YORK'S Local Transport Plan was due to be unveiled today, with a mixed initial reaction from opposition councillors.

Details of the proposals have yet to be revealed by City of York Council, though members of the opposition Liberal Democrat group have expressed concern about some aspects of the likely package.

They have said it could include two new park and ride sites, both of which could affect the Green Belt.

Previous discussions have centred on possible sites at Monks Cross (A1036), Tadcaster Road (A64) and Fulford Road (A19) - but sources have suggested to the Evening Press that the report may focus on a potential site off the A59 Harrogate Road, as well as that at Monks Cross.

The council revealed last week that over half of the 8,000 questionnaires on the plan returned to the authority indicated a preference for the most expensive option for limiting traffic growth in York.

This proposal, costing between £7 million and £10 million, could involve the introduction of charges for entering the city.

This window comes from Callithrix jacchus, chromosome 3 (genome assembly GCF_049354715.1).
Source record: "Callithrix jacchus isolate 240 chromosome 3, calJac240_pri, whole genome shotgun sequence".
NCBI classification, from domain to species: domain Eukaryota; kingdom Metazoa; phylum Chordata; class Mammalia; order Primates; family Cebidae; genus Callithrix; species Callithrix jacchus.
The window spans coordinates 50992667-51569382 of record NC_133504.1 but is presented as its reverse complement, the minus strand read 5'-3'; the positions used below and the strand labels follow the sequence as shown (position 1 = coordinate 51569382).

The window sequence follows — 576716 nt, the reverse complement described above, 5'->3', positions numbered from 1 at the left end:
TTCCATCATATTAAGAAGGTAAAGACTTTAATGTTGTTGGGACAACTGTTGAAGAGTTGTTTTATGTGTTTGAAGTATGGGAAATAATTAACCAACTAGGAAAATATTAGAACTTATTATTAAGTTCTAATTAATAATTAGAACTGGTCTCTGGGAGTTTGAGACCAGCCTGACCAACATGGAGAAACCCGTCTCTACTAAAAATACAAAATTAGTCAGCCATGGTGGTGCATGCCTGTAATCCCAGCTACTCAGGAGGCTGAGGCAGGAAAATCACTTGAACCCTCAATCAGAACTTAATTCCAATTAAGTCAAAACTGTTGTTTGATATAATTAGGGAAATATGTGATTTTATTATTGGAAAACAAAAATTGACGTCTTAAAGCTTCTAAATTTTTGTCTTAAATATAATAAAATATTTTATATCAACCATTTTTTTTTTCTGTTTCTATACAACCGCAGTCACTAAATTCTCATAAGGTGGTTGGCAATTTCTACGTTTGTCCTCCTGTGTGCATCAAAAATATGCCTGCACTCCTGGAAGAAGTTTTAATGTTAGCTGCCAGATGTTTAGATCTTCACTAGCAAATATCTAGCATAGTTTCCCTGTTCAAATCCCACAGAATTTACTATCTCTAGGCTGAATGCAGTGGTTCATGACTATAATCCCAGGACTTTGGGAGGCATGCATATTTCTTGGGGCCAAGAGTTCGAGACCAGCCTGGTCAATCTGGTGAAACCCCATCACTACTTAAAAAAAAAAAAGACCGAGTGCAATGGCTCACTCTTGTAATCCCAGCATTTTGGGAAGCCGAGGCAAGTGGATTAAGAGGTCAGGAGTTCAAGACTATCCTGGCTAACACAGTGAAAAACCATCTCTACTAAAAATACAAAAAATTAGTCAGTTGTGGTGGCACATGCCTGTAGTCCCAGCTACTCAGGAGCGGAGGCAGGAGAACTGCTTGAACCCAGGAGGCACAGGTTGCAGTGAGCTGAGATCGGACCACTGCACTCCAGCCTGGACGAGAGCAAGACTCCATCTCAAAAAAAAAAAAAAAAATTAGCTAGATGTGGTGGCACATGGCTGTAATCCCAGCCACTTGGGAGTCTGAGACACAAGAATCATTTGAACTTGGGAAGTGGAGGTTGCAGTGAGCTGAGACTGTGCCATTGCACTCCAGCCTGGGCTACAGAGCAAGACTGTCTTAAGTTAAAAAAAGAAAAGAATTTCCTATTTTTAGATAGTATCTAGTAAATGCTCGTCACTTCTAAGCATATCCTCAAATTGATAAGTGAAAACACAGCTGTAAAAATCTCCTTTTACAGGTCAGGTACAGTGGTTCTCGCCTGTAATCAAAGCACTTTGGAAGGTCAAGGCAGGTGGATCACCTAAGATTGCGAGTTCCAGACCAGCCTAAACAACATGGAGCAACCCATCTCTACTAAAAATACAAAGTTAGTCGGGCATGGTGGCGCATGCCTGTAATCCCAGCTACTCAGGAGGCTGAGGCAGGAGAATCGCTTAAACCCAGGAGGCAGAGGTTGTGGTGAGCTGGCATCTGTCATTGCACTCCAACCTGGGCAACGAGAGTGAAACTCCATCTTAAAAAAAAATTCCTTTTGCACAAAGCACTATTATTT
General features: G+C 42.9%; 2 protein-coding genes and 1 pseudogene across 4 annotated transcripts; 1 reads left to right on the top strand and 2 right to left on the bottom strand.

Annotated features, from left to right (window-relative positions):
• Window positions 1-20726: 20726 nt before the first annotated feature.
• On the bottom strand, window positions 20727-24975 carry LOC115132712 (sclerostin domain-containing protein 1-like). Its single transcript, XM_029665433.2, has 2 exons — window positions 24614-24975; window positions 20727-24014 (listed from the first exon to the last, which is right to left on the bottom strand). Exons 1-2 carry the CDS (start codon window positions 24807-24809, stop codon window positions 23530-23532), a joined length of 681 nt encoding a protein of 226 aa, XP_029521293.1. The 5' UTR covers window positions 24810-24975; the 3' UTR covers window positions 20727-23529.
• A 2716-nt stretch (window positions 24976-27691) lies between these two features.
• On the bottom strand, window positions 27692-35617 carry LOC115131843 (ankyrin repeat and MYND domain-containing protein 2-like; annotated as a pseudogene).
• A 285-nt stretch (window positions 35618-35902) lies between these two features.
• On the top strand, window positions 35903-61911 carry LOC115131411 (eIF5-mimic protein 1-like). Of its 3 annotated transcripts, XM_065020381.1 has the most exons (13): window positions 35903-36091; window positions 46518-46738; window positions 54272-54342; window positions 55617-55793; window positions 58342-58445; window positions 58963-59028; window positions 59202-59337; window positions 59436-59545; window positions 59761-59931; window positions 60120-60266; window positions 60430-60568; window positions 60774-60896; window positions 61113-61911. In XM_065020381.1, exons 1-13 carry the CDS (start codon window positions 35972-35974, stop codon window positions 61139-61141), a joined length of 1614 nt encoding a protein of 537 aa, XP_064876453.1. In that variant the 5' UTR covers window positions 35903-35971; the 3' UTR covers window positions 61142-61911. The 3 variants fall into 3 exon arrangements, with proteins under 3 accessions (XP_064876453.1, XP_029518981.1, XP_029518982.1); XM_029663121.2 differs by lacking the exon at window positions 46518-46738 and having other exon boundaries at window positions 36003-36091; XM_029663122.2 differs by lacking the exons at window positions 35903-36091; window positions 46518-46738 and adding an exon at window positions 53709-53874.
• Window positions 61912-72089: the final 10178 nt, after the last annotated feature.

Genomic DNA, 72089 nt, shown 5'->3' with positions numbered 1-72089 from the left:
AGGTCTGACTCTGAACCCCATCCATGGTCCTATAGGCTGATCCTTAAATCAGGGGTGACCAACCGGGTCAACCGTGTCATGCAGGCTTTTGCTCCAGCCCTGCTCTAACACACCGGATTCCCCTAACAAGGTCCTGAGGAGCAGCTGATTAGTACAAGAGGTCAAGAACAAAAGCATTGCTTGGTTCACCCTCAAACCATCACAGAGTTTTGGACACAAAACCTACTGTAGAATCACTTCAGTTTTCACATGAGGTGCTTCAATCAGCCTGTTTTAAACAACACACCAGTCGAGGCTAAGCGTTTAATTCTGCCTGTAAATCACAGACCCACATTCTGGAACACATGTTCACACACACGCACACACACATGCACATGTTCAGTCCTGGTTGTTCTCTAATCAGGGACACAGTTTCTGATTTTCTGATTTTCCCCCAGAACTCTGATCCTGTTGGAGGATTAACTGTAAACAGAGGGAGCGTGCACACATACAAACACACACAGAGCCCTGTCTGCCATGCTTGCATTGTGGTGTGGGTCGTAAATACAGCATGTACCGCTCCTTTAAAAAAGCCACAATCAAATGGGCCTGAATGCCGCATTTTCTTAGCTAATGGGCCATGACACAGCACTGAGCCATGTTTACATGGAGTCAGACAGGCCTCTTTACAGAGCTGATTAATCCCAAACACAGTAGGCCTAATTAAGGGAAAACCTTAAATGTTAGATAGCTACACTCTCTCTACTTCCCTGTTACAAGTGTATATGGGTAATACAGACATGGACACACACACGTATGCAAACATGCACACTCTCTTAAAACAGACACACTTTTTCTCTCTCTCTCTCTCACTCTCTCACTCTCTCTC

Coun Dave Merrett, executive member for planning, transport and the environment, and senior planning and transport officers, were scheduled to reveal the details of the actual plan, which must be submitted to the Government this month, at the city's Guildhall this afternoon.

Coun Merrett said yesterday he was not in a position to discuss those details, because he did not have the report and had not yet received certain information he had requested.

Liberal Democrat group leader Coun Steve Galloway said though he had not seen the plan, his group had speculated on what may be in it following briefings with officers.

There were "several encouraging features", but he added: "Our major criticism of the plan is that - with the document due to be recorded with the Government Office at the end of the month - inadequate time exists for a proper public discussion of the proposals.

"Given that the Government expects some consistency in local transport plans, effectively the council is making an irrevocable commitment to a particular five-year strategy - and without the matter having so far been put through the new modernised decision-making process."

Coun Galloway said over the next two weeks his group must decide whether to call in the report for detailed discussion and risk missing the submission deadline, or let it proceed with question marks over "the practicality of some of the proposals".